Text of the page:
Further research is funded into ME, with many charities aiming to raise funds, and there even being a world ME recognition day on May 12th, however, with only a fairly small minority of people in the UK suffering, help is naturally going to be few and far between.
“On a good day, I’d be able to go to the supermarket and help my mum with food shopping, maybe clean my room and do a little task or chore. On a bad day, I would more than likely be stuck in bed not leaving the house, not doing anything because most things are too difficult for me on my worst days.”
The restrictions on life for Emma, and sufferers alike are clear.
With lack of energy and wellbeing to be able to socialise, work, or study, it makes it a struggle to establish what those would describe as a ‘normal’ social life. Emma attempts, where she can, to engage in activities which will help to bring some happiness, without exhaustion.
Looking after multiple animals, and breeding rabbits, is an activity Emma has engaged in for a few years now, in order to try and stave off loneliness and boredom, however, where it does bring an element of joy, even a day of cleaning after the animals can lead to “bad days” of the illness.
So, what kind of future lies ahead for a young sufferer of ME?
To an extent, it is the hope of getting better. There is no set out cure for ME/CFS, only the fact that generally, ME will get better over time, to the point where a sufferer will completely recover, or have a vast majority of good days over bad periods.
Treatment depends on the sufferer. Cognitive Behavioural Therapy (a form of mental treatment), Graded Exercise Therapy (a form of physical treatment), as well as general activity plans, diet plans, and medication to relieve shorter term symptoms. This is specific for each sufferer, and tends to be setup in sessions with specialists. However, like in Emma’s case, sometimes the help gained isn’t worth the travel.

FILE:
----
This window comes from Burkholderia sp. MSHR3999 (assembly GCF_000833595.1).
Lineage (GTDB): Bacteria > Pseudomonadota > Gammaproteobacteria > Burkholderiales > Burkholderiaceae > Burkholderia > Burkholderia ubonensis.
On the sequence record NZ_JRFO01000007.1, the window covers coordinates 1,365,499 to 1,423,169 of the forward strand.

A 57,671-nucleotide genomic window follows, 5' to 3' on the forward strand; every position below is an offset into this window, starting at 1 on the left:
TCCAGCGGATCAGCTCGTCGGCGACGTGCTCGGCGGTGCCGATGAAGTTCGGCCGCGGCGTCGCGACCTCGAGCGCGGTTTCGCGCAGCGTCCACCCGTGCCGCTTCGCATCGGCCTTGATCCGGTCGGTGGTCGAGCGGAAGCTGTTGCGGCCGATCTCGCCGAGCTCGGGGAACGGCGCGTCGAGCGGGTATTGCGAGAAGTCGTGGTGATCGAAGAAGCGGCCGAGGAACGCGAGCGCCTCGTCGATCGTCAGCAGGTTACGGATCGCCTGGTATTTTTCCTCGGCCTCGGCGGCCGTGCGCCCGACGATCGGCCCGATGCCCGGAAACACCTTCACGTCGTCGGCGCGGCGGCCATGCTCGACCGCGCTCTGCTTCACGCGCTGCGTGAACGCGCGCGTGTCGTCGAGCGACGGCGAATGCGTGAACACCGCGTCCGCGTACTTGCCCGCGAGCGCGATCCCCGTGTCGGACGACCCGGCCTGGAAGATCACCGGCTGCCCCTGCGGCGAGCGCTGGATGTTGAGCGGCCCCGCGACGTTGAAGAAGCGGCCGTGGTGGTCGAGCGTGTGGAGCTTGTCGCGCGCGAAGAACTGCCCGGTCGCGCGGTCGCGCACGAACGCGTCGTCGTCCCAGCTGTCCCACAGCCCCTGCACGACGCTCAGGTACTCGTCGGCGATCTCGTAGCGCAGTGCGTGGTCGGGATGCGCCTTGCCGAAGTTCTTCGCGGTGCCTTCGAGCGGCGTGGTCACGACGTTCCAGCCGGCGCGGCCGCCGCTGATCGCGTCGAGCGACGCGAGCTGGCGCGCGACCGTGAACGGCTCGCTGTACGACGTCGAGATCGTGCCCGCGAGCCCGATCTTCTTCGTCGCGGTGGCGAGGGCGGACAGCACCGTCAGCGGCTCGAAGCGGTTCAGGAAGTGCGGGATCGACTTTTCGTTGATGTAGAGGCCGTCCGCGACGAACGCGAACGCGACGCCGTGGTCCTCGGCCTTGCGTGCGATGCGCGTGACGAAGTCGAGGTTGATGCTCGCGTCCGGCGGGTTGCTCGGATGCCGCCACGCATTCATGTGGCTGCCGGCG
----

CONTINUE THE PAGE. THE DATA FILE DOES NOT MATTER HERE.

The outlook for Emma is an interesting one.
According to Harvard Medical School, most sufferers will have their worst symptoms in the first 2 years. However, this has not been the case for Emma, with the symptoms persisting for 6 years. A small percentage of people make a full recovery; however, it is rare for a case of ME/CFS to be so strong for over 5 years.
It is a question of if, rather than when, unfortunately for Emma, who has been pushed out of a regular lifestyle for a young adult.
Despite this, in a touching final word from her, she has admirably held on to belief that she has the capability to live a fulfilling life.
“I try and have a positive outlook on my illness by having hope that one day I’ll be able to have my life back, to live again. To have friends, socialise, not constantly feel the need to go to the doctors or stay in bed all day. Although this illness has ruined a lot of things for me and has stopped me growing and accomplishing new things, it has made me see some things in a different light. To never take anything for granted and to live life to the fullest – in my circumstances, as often as I can. Life is short, and life does throw obstacles at you, but I try and believe that one day you can overcome them.”